Identification of Protease Inhibitor- Caspase-6 | SciTechnol

Journal of Applied Bioinformatics & Computational Biology.ISSN: 2329-9533

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Editorial, J Appl Bioinforma Comput Biol Vol: 9 Issue: 4

Identification of Protease Inhibitor- Caspase-6

Gowthami Bainaboina*

Department of Pharmacy, QIS College of Pharmacy, AP, India

*Corresponding Author: Gowthami Bainaboina
Department of Pharmacy, QIS College of Pharmacy, AP, India
Tel: +918500024898

Received: September 03, 2020 Accepted: September 08, 2020 Published: September 15, 2020

Citation: Bainaboina G (2020) Identification of Protease Inhibitor- Caspase-6. J Appl Bioinforma Comput Biol 9:4 doi:10.37532/jabcb.2020.9(4).177


Caspase-6 is a cysteine protease that plays important roles in axonal degeneration, programmed cell death, and development. The excess neuronal activity of Caspase-6 is associated with age-dependent cognitive impairment and Alzheimer disease neuropathology. The activation of the Caspase-6, aspartate-specific cysteinyl protease is proposed as an Huntington’s disease and early pathogenic event of Alzheimer disease (AD). Caspase-6 inhibitors could be useful against these neurodegenerative diseases but most of the Caspase-6 inhibitors is used  for the study  of  in vitro, show acute liver toxicity in humans.

Keywords: Caspase-6; Gene; DNA; Cysteine protease; Protease Inhibitor

History of Caspase-6

Caspase-6 was identified in 1995 from human Jurkat T lymphocytes using a PCR based approach. Initially named Mch2or ‘mammalian Ced-3 homologue’ the gene which known as caspase-6 since the introduction of the systematic nomenclature, Early studies identified caspase-6 as a pro-apoptotic executioner caspase that is activated by Caspase-3 and that cleaves Lamin A the first described caspase6

Roles of Caspases in Apoptosis and Inflammation Structural proteins: The common morphological features of apoptotic cells can be attributed to changes in structural proteins. Lamins, which maintain structural integrity of the nuclear envelop that are cleaved in many apoptotic cells.

Probably Caspase-6 is the primary lamin-cleaving caspase, since its substate specificity matches the site cleaved during apoptosis, Both inhibitor studies in apoptosing cells and in vitro cleavage assay suggest that fodrin is cleaved by caspases . Caspases is also having a role in regulating apoptotic plasma membrane changes resulting in phagocytic removal of apoptotic cells.

Caspase-6 in Health and Disease:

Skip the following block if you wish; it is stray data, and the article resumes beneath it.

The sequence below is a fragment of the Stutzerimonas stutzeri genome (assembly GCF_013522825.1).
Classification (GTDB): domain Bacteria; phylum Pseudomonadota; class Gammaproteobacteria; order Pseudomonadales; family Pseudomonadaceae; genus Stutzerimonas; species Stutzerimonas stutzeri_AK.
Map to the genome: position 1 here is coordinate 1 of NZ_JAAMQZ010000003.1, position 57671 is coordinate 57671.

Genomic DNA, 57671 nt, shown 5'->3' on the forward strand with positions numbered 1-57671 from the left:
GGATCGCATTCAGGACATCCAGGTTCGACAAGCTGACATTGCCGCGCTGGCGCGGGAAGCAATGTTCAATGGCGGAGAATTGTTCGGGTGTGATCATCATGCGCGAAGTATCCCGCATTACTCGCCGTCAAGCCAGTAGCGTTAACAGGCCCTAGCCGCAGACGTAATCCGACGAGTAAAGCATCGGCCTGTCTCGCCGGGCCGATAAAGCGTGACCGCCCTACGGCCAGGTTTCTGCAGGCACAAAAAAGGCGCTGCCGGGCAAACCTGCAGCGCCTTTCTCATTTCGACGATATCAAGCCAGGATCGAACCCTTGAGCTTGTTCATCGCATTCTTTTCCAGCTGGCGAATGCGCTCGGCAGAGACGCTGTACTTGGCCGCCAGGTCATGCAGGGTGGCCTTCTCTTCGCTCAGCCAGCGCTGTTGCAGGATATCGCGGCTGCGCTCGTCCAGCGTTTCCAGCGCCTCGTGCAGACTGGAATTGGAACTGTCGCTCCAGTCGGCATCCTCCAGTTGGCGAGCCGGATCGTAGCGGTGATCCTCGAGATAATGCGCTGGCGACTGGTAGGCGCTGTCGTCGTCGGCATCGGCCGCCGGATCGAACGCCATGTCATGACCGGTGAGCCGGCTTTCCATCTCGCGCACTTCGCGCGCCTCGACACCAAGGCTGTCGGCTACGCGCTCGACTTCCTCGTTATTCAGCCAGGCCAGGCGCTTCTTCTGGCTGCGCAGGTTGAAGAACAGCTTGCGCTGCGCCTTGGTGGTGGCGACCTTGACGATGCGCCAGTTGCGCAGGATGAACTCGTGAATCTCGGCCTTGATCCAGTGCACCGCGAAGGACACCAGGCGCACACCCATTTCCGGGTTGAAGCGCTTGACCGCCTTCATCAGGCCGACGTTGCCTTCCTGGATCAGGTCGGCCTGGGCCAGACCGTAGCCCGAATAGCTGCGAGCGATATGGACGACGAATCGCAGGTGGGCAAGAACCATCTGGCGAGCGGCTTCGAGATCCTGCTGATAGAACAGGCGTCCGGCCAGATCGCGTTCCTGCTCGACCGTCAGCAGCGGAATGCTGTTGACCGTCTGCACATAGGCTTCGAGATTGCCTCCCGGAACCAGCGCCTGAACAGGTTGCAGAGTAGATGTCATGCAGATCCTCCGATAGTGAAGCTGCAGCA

Caspases, initially identified as a family of Protease regulating cell death, have been found to have nonapoptotic functions as well. Some family members are critical for mediating Programmed cell death in development. After development, caspases are down regulated in the nervous system, but they continue to perform important nonapoptotic functions that are relevant for synaptic plasticity and neurogenisis. In neurodegenerative diseases, where neuronal death is an outstanding feature, there is an increase in caspase activity. The specific caspase death pathways leading to death have still not been fully clarified, dysfunction and despite .At present the current knowledge of caspase activation and activity pathways, functions of Caspases in the nervous system ,the current tools for examining caspases in health and in disease.

Alzheimer's Disease, the most common neurodegenerative disorder, and cerebral ischemia, the most common cause of neurologic death, are used to illustrate our current understanding of death signaling in neurodegenerative diseases.For better understanding of caspases function in health and disease they provide appropriate specific targets for the development of therapeutic interventions for these diseasesis a statistically valid method which make the best use of all available information.

Caspase- 6 in Mitochondria

Caspases are a family of Cystein process that cleave proteins following aspartic acid residues. These proteases exist in a hierarchy with upstream Caspases 2,8,9,10 and downstream caspases 3,6,7. Caspases are synthesized as largely inactive procaspases. Upstream procaspases, which are monomeric and they become activated when forced to dimerize following recruitment into multiprotein complexs such as apotome or the death-inducing signaling complex. Once they activated, upstream Caspases undergo autocleavage, but dimerization rather than autocleavage is the primary activating event. Activated upstream caspases then cleave downstream procaspases. In contrast to upstream procaspases, downstream procaspases already exist as dimers. Instead, the activating event for downstream procaspases is cleavage, which separates the procaspase into three parts: prodomain, p20 subunit, and p10 subunit. The activated downstream Caspases is formed by the noncovalent reassembly of two p20 and two p10 subunits. The major role of downstream caspases is to cleave up to structural and regulatory, several hundred cellular proteins, to bring about cell death. The precise mechanisms by which this proteolytic cascade deconstructs the cell are incompletely understood

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